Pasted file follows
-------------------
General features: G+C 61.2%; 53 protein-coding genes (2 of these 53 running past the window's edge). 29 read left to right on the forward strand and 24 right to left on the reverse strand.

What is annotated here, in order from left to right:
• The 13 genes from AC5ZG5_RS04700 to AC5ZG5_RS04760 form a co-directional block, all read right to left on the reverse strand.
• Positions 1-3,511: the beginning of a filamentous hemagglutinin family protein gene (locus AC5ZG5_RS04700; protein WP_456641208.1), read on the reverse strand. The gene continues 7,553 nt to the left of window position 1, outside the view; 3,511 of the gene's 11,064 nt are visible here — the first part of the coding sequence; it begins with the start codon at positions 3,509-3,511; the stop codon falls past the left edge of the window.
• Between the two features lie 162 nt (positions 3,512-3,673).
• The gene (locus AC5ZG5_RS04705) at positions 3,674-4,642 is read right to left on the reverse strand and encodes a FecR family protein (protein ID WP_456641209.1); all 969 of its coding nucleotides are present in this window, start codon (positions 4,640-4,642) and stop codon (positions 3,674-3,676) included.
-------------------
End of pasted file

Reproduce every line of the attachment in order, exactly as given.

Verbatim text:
General features: G+C 61.2%; 53 protein-coding genes (2 of these 53 running past the window's edge). 29 read left to right on the forward strand and 24 right to left on the reverse strand.

What is annotated here, in order from left to right:
• The 13 genes from AC5ZG5_RS04700 to AC5ZG5_RS04760 form a co-directional block, all read right to left on the reverse strand.
• Positions 1-3,511: the beginning of a filamentous hemagglutinin family protein gene (locus AC5ZG5_RS04700; protein WP_456641208.1), read on the reverse strand. The gene continues 7,553 nt to the left of window position 1, outside the view; 3,511 of the gene's 11,064 nt are visible here — the first part of the coding sequence; it begins with the start codon at positions 3,509-3,511; the stop codon falls past the left edge of the window.
• Between the two features lie 162 nt (positions 3,512-3,673).
• The gene (locus AC5ZG5_RS04705) at positions 3,674-4,642 is read right to left on the reverse strand and encodes a FecR family protein (protein ID WP_456641209.1); all 969 of its coding nucleotides are present in this window, start codon (positions 4,640-4,642) and stop codon (positions 3,674-3,676) included.